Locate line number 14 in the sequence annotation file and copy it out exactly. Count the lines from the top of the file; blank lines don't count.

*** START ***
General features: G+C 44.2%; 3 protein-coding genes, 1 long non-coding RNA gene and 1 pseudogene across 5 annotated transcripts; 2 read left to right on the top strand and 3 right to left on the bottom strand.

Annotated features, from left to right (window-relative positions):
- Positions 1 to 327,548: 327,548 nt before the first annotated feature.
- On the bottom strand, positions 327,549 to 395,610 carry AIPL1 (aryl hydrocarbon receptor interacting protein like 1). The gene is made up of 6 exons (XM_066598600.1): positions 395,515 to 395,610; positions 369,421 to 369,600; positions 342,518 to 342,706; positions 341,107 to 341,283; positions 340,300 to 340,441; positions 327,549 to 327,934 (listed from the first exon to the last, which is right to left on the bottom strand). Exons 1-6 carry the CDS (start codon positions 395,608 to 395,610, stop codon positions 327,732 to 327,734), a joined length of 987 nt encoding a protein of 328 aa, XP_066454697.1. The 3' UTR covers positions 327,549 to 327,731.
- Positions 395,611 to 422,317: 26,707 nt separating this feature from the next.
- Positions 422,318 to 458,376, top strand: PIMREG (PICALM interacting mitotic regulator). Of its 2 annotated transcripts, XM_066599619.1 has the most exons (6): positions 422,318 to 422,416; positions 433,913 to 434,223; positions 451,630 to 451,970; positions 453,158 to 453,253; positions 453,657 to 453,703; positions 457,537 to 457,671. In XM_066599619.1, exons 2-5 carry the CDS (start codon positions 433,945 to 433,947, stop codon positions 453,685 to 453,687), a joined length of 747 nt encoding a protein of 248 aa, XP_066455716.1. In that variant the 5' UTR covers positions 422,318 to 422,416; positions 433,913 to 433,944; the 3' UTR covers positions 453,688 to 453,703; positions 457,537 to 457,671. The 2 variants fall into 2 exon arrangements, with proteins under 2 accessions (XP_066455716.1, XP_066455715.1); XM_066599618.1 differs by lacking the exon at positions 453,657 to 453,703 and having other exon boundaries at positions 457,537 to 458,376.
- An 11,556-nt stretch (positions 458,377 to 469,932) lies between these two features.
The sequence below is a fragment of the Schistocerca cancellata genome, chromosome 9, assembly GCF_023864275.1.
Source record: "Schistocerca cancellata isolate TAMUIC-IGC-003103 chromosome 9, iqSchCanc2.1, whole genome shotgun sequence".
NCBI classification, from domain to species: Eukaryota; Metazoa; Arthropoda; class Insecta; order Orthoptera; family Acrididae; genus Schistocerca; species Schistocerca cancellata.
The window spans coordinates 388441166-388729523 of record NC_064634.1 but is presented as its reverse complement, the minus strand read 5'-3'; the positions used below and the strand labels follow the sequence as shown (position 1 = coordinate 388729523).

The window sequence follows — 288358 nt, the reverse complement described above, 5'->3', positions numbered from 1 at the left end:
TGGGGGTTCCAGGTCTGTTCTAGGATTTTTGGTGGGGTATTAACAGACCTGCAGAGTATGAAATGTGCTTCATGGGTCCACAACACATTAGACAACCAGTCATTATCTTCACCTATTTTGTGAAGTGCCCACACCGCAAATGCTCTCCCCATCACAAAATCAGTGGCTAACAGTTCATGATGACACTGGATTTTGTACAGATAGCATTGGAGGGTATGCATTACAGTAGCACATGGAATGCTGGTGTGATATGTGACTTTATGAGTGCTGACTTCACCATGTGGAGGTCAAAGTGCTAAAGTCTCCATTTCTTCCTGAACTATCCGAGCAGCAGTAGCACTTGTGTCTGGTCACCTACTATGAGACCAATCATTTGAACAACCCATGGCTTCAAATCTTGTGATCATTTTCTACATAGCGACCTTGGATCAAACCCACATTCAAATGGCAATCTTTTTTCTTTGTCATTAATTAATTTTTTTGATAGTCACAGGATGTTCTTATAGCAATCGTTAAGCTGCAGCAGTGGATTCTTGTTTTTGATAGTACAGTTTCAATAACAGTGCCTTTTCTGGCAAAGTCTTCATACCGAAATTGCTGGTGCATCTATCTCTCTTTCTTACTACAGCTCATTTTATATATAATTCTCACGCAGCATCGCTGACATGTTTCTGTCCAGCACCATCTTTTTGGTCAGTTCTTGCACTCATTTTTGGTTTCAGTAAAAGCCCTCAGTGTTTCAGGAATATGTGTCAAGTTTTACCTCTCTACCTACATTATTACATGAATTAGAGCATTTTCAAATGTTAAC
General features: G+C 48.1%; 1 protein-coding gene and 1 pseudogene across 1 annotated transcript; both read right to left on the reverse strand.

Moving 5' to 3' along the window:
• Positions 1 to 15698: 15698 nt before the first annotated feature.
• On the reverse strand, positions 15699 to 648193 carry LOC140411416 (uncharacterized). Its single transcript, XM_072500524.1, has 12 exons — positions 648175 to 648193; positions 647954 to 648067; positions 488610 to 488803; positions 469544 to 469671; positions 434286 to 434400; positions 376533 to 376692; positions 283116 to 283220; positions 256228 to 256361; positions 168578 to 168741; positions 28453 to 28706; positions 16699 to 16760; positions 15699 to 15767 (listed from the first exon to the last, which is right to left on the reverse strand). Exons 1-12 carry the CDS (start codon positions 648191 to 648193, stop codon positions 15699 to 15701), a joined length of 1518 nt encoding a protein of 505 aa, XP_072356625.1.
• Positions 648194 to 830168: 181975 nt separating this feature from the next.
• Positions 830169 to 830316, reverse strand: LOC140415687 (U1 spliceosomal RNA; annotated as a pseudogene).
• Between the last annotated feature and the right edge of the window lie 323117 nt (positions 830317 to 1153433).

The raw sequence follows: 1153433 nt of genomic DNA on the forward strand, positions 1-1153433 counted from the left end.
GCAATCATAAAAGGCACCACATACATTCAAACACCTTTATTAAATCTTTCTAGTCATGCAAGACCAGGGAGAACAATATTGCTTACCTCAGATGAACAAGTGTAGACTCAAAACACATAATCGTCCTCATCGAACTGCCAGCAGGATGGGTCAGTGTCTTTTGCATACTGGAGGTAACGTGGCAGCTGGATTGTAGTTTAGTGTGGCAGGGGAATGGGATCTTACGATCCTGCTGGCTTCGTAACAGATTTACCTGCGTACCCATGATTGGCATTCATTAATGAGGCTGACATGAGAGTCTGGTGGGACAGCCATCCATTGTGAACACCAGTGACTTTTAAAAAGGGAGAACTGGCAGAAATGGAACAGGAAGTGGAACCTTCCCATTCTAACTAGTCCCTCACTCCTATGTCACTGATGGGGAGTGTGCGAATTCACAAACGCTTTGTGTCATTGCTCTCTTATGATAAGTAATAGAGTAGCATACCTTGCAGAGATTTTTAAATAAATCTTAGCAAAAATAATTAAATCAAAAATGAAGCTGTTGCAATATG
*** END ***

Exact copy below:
General features: G+C 48.1%; 1 protein-coding gene and 1 pseudogene across 1 annotated transcript; both read right to left on the reverse strand.